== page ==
Sunday, 22 June 2008

French gastronomy


The oyster takes it place in the pantheon of French gastronomy, but as Graham Robb points out in his Discovery of France, French provincial cooking was not of any repute until the last century or until it got to Paris and was enobled by the huge brigades of the kitchens of the royal households and exported as the cuisine of royalty across Europe.

Escoffier, writing in 1907, only offers a dozen or so preparations (as against 30 or more for lobster) and none of them derive from the French provinces. He was typically extravagantly as in a puff pastry canap├ęs filled with caviar and topped with an oyster as garnish. Lemon shrewdly goes with both. More recently, but from the same source, The Larousse Gastronomique rampantly pairs oysters with the full gamut of French sauces as if they were any other kind of fish and their main purpose was to glorify the cook’s true art of making sauces – Americaine (shellfish), Colbert (fried), Nantua (with crayfish), Normande (mushrooms and cream), Florentine (spinach), Mornay (cheese), Polonaise (horseradish), and also as a souffl├ęs, gratinated, on skewers, in barquettes, in pastry cases, all of which reinforces the sense of glut and abundance inherited from an earlier era and an increased vocabulary.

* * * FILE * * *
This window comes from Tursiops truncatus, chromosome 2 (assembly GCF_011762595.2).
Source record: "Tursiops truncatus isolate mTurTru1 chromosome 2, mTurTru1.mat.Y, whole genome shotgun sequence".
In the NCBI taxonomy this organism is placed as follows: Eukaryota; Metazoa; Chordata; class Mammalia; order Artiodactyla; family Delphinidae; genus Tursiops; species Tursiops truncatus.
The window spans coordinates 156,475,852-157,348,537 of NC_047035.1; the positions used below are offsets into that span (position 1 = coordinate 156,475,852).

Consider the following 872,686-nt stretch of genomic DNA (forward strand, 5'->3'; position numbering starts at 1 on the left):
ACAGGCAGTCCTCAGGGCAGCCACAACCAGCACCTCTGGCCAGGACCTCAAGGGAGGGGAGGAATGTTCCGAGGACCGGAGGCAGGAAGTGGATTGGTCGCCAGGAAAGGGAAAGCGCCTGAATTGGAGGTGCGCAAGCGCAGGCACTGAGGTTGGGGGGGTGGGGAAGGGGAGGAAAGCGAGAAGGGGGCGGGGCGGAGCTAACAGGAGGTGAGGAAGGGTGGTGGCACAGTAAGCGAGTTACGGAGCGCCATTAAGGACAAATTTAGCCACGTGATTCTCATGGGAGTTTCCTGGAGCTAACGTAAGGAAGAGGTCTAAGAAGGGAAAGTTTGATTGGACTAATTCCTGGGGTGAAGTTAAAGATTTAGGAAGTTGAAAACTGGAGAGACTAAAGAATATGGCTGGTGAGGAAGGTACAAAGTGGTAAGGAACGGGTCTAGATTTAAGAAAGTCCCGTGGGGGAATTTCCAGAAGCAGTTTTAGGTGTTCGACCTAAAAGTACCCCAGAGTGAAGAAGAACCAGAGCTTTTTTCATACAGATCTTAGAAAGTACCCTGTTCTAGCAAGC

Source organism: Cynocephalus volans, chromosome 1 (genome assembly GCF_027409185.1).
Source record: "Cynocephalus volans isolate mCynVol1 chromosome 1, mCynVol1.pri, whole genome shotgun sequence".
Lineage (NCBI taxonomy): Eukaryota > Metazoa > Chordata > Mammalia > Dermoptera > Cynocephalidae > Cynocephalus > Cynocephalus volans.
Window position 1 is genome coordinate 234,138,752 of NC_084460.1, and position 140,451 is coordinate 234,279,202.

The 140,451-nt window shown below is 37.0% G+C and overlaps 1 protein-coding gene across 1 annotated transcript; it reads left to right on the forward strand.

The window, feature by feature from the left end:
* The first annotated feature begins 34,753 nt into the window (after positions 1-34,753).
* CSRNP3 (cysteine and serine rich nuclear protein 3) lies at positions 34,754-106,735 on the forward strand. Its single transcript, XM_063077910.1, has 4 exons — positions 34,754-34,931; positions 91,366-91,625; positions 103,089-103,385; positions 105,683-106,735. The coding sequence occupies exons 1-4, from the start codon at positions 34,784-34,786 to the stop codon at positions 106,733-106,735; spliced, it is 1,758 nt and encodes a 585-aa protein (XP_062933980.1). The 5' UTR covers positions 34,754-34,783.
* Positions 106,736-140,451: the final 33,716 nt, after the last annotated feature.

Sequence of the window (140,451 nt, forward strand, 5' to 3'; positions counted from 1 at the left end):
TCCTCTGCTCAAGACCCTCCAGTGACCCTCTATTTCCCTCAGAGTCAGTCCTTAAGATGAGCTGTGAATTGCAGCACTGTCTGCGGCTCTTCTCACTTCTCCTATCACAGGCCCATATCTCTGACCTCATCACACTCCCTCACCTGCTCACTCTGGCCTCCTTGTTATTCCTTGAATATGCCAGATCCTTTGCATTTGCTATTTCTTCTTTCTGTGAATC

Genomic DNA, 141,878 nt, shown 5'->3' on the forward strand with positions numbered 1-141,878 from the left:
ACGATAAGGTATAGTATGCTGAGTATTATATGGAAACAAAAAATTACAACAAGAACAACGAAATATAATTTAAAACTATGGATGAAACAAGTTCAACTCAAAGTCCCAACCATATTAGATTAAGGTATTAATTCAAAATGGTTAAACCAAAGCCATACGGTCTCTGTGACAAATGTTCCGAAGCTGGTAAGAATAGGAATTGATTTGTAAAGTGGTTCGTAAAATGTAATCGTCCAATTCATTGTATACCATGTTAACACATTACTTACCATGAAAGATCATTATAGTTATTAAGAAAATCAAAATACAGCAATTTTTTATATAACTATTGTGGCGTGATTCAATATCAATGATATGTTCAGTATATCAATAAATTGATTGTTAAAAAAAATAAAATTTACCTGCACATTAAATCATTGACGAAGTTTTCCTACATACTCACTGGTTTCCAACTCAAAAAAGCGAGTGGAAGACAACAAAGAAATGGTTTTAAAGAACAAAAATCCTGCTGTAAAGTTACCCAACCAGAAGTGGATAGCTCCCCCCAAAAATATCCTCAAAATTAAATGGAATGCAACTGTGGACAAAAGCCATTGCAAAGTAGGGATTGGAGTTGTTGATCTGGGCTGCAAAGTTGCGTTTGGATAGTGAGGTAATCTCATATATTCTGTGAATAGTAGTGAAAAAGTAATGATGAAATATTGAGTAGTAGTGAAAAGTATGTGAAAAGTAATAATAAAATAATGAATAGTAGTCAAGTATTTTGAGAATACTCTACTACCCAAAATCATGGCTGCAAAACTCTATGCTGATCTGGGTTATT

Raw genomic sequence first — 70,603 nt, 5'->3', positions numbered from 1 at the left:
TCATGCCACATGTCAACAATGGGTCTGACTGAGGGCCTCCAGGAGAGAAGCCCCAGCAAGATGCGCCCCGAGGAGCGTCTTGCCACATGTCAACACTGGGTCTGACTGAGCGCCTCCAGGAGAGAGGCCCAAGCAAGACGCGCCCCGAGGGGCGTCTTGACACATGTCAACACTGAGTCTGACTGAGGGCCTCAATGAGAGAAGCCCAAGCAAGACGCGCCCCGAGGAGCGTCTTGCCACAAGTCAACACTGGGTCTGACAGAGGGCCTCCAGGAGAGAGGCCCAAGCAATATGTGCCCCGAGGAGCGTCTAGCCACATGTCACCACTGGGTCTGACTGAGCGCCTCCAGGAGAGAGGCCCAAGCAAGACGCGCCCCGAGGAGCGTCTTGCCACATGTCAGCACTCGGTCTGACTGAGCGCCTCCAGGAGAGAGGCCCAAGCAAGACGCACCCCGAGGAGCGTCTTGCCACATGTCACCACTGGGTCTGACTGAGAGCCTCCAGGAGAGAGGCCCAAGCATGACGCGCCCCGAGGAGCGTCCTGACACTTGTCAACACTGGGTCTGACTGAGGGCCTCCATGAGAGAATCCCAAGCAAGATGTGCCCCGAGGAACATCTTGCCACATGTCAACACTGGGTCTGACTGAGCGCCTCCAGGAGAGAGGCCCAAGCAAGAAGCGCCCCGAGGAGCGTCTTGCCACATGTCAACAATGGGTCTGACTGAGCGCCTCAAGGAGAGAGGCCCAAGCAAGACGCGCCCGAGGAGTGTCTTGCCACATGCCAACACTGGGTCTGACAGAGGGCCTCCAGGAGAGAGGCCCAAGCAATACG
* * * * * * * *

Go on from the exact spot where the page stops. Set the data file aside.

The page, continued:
Spinach is the most logical and usual accompaniment because of its supportive iron and any variation on egg, butter, and cream formed into an emulsion and cooked off in the shell under the grill has become a standard modern culinary shorthand.